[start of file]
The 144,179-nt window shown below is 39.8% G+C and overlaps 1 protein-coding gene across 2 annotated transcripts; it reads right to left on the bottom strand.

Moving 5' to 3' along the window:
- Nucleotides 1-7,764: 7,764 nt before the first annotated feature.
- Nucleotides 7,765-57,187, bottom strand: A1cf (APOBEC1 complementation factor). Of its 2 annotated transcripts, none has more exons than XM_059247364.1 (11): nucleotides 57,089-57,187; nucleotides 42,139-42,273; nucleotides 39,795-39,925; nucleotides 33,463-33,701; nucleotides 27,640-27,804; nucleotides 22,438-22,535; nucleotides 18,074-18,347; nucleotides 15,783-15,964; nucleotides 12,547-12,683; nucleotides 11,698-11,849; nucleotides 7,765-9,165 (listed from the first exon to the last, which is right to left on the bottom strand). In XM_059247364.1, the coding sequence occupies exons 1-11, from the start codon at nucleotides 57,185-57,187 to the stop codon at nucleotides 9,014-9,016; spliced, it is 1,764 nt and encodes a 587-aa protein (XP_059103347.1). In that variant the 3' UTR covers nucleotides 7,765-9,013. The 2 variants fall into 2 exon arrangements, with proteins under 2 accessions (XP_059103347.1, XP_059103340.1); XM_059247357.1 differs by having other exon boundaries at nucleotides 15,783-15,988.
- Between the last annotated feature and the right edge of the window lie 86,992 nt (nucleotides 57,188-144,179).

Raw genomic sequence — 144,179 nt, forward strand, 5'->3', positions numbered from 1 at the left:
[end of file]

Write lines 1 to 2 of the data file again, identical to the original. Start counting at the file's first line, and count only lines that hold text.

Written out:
The 144,179-nt window shown below is 39.8% G+C and overlaps 1 protein-coding gene across 2 annotated transcripts; it reads right to left on the bottom strand.

Moving 5' to 3' along the window: